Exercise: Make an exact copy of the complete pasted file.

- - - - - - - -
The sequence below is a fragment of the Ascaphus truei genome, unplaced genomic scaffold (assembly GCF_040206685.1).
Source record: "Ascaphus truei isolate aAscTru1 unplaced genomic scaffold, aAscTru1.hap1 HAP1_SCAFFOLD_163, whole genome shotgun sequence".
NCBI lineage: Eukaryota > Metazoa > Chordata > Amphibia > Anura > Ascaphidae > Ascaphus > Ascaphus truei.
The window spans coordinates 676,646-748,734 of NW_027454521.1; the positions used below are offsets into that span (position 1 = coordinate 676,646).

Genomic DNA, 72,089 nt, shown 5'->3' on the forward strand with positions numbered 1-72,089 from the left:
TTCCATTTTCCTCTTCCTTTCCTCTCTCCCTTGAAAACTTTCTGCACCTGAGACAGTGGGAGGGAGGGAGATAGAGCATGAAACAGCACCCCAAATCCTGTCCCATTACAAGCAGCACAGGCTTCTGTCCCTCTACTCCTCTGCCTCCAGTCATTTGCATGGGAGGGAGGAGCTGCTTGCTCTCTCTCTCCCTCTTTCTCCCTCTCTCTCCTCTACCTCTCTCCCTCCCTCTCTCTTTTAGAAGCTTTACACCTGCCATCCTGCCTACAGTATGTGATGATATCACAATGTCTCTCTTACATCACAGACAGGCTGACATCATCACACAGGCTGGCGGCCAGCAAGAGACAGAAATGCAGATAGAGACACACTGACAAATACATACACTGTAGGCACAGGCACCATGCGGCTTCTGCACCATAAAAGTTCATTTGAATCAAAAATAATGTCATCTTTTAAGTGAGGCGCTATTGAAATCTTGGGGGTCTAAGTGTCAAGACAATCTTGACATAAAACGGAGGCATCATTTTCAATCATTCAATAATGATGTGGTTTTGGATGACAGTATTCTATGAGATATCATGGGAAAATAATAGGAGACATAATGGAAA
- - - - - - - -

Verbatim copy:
The sequence below is a fragment of the Ascaphus truei genome, unplaced genomic scaffold (assembly GCF_040206685.1).
Source record: "Ascaphus truei isolate aAscTru1 unplaced genomic scaffold, aAscTru1.hap1 HAP1_SCAFFOLD_163, whole genome shotgun sequence".
NCBI lineage: Eukaryota > Metazoa > Chordata > Amphibia > Anura > Ascaphidae > Ascaphus > Ascaphus truei.
The window spans coordinates 676,646-748,734 of NW_027454521.1; the positions used below are offsets into that span (position 1 = coordinate 676,646).

Genomic DNA, 72,089 nt, shown 5'->3' on the forward strand with positions numbered 1-72,089 from the left:
TTCCATTTTCCTCTTCCTTTCCTCTCTCCCTTGAAAACTTTCTGCACCTGAGACAGTGGGAGGGAGGGAGATAGAGCATGAAACAGCACCCCAAATCCTGTCCCATTACAAGCAGCACAGGCTTCTGTCCCTCTACTCCTCTGCCTCCAGTCATTTGCATGGGAGGGAGGAGCTGCTTGCTCTCTCTCTCCCTCTTTCTCCCTCTCTCTCCTCTACCTCTCTCCCTCCCTCTCTCTTTTAGAAGCTTTACACCTGCCATCCTGCCTACAGTATGTGATGATATCACAATGTCTCTCTTACATCACAGACAGGCTGACATCATCACACAGGCTGGCGGCCAGCAAGAGACAGAAATGCAGATAGAGACACACTGACAAATACATACACTGTAGGCACAGGCACCATGCGGCTTCTGCACCATAAAAGTTCATTTGAATCAAAAATAATGTCATCTTTTAAGTGAGGCGCTATTGAAATCTTGGGGGTCTAAGTGTCAAGACAATCTTGACATAAAACGGAGGCATCATTTTCAATCATTCAATAATGATGTGGTTTTGGATGACAGTATTCTATGAGATATCATGGGAAAATAATAGGAGACATAATGGAAA